"To see a doubling was a little surprising, that the shift was that big," said Twenge. And, crucially, this increase appears to not be the result of more people identifying as "only" gay -- there was "little consistent change in those having sex exclusively with same-sex partners," as the paper notes. Rather, the increase was "largely driven by those who had both male and female partners," pointing to an increasing tendency among respondents to at least experiment with bisexuality. Twenge and her colleagues found that while the growing societal acceptance of homosexuality over this period could explain some of the increase in same-sex experimentation, it couldn't explain the whole thing -- which suggests that other factors were also responsible (Twenge thinks the rise in acceptability of "hookup culture" might be a factor, as could increasing ages of first marriage).
The researchers also noted an interesting gender divide in the ages at which people dabbled in bisexuality. "Lesbian sexual experience is highest when women are young, suggesting there is some truth to the idea that some women are 'lesbian until graduation' or 'bisexual until graduation,' at least among younger generations such as [m]illennials," she said in an email. "This pattern does not appear for gay sexual experiences."
As for the acceptance numbers, Twenge said she was also a bit "surprised by the magnitude and the pattern of acceptance in same-sex behavior, because there was virtually no change between the early 1970s and 1990s -- it really stayed low level and didn't change much," she said. "And then after the early 1990s acceptance really shot up and the change was dramatic."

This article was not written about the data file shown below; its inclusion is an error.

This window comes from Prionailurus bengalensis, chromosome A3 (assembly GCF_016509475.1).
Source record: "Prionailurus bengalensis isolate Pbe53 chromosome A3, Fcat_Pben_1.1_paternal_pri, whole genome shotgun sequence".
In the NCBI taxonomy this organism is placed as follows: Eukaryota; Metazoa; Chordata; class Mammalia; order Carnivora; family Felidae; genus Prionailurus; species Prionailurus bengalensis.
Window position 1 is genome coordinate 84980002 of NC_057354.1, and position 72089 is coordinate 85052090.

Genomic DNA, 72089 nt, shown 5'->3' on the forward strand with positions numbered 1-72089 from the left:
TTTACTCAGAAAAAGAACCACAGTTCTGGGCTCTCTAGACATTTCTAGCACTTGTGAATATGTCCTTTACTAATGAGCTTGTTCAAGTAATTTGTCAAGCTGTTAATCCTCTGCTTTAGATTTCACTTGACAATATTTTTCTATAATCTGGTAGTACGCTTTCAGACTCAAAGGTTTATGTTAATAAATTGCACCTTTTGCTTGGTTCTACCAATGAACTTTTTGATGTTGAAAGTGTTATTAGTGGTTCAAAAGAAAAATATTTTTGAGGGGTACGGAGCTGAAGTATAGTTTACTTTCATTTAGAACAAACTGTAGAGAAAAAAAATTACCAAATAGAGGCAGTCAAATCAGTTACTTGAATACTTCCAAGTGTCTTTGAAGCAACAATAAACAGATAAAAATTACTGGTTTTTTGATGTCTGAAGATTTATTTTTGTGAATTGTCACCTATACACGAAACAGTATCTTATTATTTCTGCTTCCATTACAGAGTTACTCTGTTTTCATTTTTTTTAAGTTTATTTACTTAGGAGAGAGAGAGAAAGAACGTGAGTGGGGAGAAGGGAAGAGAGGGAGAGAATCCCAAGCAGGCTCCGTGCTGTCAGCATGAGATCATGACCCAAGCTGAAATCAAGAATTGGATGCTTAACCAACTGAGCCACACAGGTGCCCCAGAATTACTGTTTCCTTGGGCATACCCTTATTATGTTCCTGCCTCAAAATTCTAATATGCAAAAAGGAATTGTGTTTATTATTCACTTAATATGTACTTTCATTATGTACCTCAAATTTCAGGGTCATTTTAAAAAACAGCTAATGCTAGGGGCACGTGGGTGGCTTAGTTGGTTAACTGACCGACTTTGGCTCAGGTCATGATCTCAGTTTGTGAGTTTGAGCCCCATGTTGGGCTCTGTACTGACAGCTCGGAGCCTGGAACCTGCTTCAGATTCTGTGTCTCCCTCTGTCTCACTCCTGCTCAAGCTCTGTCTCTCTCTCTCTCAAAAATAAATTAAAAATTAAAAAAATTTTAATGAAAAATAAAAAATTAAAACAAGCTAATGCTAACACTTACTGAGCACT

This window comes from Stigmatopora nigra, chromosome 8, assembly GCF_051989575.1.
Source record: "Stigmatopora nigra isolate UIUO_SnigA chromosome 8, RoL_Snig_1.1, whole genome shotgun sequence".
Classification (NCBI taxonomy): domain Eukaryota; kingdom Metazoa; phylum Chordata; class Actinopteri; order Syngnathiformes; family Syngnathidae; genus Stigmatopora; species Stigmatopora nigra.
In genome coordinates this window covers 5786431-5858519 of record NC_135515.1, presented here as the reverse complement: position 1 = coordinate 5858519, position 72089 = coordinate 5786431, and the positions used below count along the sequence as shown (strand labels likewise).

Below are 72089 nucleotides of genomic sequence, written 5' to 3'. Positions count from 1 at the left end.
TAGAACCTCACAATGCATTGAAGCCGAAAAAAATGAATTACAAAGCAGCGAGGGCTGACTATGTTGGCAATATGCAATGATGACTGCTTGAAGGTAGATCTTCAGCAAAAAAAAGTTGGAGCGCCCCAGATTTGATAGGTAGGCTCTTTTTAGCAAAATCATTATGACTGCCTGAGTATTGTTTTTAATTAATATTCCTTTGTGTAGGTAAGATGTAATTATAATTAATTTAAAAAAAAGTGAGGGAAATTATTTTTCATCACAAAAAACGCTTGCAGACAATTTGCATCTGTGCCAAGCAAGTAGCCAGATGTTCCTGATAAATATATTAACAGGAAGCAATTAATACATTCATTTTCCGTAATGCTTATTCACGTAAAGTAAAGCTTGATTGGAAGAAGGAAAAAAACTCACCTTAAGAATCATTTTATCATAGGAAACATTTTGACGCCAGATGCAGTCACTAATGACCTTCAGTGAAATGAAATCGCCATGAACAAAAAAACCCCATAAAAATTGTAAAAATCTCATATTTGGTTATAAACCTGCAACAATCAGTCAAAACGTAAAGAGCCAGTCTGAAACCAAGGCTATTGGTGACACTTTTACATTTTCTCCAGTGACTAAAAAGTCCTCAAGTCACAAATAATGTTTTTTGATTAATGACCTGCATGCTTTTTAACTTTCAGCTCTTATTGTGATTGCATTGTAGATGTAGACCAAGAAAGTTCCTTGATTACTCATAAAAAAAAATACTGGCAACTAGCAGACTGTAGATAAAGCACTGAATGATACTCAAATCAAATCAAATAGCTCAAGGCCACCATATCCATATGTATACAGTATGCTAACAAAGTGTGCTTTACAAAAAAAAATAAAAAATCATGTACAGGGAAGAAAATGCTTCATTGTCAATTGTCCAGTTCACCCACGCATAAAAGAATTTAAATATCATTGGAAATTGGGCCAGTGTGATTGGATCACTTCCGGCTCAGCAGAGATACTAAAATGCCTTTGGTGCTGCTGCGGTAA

Related: How Long Should Sex Actually Last?
This graph shows the rate of acceptance of same-sex sexual relations from 1973 to 2014, and you can click here for a bigger version:
"It's much more common for things to change at a more steady rate, but that didn't happen here," Twenge explained. "And I suspect it has to do with the AIDS crisis, that the AIDS crisis in the eighties set back progress in attitudes toward gay and lesbian sexuality by a few decades, and then once that wasn't as prominent an issue at the 1990s acceptance was free to go up."
Overall, "[t]hese trends are further evidence of the cultural shift toward individualism, which involves more focus on the self and less on social rules," wrote Twenge in her email. "As individualism has increased, people feel more free to have different sexual experiences and are more accepting of others who have same-sex experiences." That said, not every part of the country experiences these cultural forces at the same time, with the same intensity: Twenge and her co-authors note in the paper that it was the Midwest and the South that saw the greatest increases in the percentage of respondents who said they had experimented.
That, Twenge told me, may be partly because these were places where support for gay rights took longer to catch on in the first place. "There's some interesting work on regional cultures that shows that the [M]idwest and the [S]outh are more collectivistic compared to the coasts, which are more individualistic," she said. When it comes to cultural change, Twenge said there's a stereotype that "[t]hings start at the coasts and then move inward, and I think that's basically the pattern that's showing up here."
But by now -- with exceptions here and there around the country, of course -- the epochal changes in attitudes toward gay marriage and gay sex seem to have set in just about everywhere. And it happened fast. "This was just a really big change over a relatively small period of time," said Twenge.